Right, so Win8 surpassed my expectations.  Yes, there is the “app” view, but on this tablet I can seamlessly transition to the normal “PC desktop” view as well.  I’ve found myself a little in-awe over this fact a few times, because it finally reaches that all-in-one device pinnacle.  (That is, if only Win8 had all the app options my smartphone does.)  There are some other small cons to the software I can point to… for example using the bluetooth.

<Start rant:  Bluetooth has become a necessity in smart devices.  In Win8 I SHOULD be able to just swipe open the sidebar menu, tap a button and blah-bling! insta-bluetooth.  Unfortunately on this device I have to swipe open the sidebar menu > Settings > Change PC Settings > PC and devices > Bluetooth.  From there I oftentimes find myself having to un-pair and re-pair my bluetooth, because there’s no click-to-use-this-device-button-even-though-it’s-already-paired-and-should-be-connecting-but-isn’t-for-some-strange-reason.  End rant.>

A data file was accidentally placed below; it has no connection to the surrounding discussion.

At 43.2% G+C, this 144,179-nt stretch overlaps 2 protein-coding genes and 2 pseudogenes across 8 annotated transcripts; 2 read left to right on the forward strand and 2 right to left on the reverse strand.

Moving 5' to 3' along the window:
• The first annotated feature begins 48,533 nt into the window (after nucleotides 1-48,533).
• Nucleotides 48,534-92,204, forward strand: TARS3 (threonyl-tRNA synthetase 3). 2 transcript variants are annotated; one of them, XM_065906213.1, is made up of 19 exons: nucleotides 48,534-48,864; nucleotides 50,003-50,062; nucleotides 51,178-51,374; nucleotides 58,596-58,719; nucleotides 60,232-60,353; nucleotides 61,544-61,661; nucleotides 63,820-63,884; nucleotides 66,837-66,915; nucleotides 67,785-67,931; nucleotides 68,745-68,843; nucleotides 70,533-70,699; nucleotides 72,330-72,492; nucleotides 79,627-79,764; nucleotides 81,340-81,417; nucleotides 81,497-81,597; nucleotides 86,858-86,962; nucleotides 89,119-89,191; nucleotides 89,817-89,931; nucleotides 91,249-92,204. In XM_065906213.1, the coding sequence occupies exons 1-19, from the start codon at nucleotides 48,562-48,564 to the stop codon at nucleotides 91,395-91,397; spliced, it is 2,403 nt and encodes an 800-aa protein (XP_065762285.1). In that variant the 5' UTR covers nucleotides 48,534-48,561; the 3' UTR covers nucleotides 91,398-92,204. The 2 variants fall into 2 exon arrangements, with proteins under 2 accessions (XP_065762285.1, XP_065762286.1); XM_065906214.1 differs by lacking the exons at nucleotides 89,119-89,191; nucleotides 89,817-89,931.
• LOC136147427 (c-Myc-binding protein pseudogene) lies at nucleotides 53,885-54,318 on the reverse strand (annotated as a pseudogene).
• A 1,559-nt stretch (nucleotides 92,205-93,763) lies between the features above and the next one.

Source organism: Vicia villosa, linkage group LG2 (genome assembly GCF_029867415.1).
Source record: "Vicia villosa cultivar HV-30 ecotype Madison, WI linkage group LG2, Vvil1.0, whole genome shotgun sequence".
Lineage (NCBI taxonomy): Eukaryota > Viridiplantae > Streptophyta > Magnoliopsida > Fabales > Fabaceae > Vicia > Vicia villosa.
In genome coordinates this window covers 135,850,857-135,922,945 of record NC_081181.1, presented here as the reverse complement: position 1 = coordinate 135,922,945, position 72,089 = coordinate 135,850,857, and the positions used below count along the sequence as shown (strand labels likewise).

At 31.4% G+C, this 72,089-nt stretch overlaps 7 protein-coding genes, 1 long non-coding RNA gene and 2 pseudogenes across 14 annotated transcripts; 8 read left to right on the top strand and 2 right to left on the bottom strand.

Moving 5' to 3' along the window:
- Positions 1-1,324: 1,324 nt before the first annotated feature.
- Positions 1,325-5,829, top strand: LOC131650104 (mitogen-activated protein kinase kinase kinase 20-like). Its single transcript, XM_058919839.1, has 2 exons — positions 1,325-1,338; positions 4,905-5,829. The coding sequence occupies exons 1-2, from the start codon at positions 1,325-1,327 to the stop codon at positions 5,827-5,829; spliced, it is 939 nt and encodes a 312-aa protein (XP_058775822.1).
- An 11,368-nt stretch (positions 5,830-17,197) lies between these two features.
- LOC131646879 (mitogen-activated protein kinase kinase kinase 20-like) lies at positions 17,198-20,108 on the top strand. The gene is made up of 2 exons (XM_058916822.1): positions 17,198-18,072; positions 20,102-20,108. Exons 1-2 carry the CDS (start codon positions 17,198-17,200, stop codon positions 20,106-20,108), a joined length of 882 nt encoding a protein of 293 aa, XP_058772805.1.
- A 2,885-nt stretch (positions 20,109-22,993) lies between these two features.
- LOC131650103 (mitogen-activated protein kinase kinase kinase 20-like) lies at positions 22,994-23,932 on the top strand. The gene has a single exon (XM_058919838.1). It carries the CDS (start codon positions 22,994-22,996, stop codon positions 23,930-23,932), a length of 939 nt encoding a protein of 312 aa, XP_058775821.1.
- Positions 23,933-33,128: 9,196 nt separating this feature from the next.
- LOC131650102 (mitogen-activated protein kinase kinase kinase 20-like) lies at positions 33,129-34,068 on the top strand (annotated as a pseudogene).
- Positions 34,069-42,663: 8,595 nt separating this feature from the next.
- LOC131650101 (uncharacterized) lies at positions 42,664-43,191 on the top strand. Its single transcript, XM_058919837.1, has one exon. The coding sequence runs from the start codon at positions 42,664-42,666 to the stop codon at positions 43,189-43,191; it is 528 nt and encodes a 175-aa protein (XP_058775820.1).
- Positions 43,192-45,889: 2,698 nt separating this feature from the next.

So yeah, Win8 is indeed a “mixed bag”.  For my purposes as a professional artist, it works rather nicely.  The experience is bolstered by touch-screen capabilities, like switching between apps with a swipe, split-screen-ing, or zooming in and out using your fingers (whee!).  I imagine if I were more ambidextrous, I would “play” this tablet like a turn-table DJ.

Oh, and of course the Win8 Companion runs FULL DESKTOP APPLICATIONS.

The Companion has no problems handling multiple layers in programs like Photoshop and Sketchbook Pro.

Like Photoshop.  Like Toon Boom’s Storyboard Pro.  Yes, I have drawn animatic sequences on my freakin’ tablet.  It is amazing, and there are only two things that I’ve noticed that I want to bring up in this regard.

Firstly, the original Cintiq Companion (as well as Wacom’s smallest desktop Cintiq the 13HD) display measures a paltry 13.3”.  This means that full program menus, graphics, and buttons, etc., show up teenie-weenie-tiny on the screen.  For someone that grew up playing a Sega Game Gear in the 90’s, this is a familiar feel, and rather un-phasing.